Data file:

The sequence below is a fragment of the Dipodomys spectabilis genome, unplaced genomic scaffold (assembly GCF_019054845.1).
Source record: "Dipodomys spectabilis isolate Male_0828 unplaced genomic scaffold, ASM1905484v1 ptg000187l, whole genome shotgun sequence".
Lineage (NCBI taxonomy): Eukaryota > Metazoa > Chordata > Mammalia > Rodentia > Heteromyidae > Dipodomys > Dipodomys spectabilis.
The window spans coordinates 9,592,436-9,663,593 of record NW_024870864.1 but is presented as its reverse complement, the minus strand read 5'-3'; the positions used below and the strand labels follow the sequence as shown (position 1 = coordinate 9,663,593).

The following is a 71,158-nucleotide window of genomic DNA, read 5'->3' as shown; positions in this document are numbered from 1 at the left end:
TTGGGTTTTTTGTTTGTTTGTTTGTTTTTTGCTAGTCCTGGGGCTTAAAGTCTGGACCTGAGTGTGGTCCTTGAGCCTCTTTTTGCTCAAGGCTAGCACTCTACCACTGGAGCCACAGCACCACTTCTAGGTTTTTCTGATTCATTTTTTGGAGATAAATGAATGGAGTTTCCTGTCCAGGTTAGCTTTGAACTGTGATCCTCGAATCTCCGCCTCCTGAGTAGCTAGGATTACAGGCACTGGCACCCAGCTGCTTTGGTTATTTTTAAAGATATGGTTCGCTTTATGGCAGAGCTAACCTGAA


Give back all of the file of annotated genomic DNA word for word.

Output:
The sequence below is a fragment of the Dipodomys spectabilis genome, unplaced genomic scaffold (assembly GCF_019054845.1).
Source record: "Dipodomys spectabilis isolate Male_0828 unplaced genomic scaffold, ASM1905484v1 ptg000187l, whole genome shotgun sequence".
Lineage (NCBI taxonomy): Eukaryota > Metazoa > Chordata > Mammalia > Rodentia > Heteromyidae > Dipodomys > Dipodomys spectabilis.
The window spans coordinates 9,592,436-9,663,593 of record NW_024870864.1 but is presented as its reverse complement, the minus strand read 5'-3'; the positions used below and the strand labels follow the sequence as shown (position 1 = coordinate 9,663,593).

The following is a 71,158-nucleotide window of genomic DNA, read 5'->3' as shown; positions in this document are numbered from 1 at the left end:
TTGGGTTTTTTGTTTGTTTGTTTGTTTTTTGCTAGTCCTGGGGCTTAAAGTCTGGACCTGAGTGTGGTCCTTGAGCCTCTTTTTGCTCAAGGCTAGCACTCTACCACTGGAGCCACAGCACCACTTCTAGGTTTTTCTGATTCATTTTTTGGAGATAAATGAATGGAGTTTCCTGTCCAGGTTAGCTTTGAACTGTGATCCTCGAATCTCCGCCTCCTGAGTAGCTAGGATTACAGGCACTGGCACCCAGCTGCTTTGGTTATTTTTAAAGATATGGTTCGCTTTATGGCAGAGCTAACCTGAA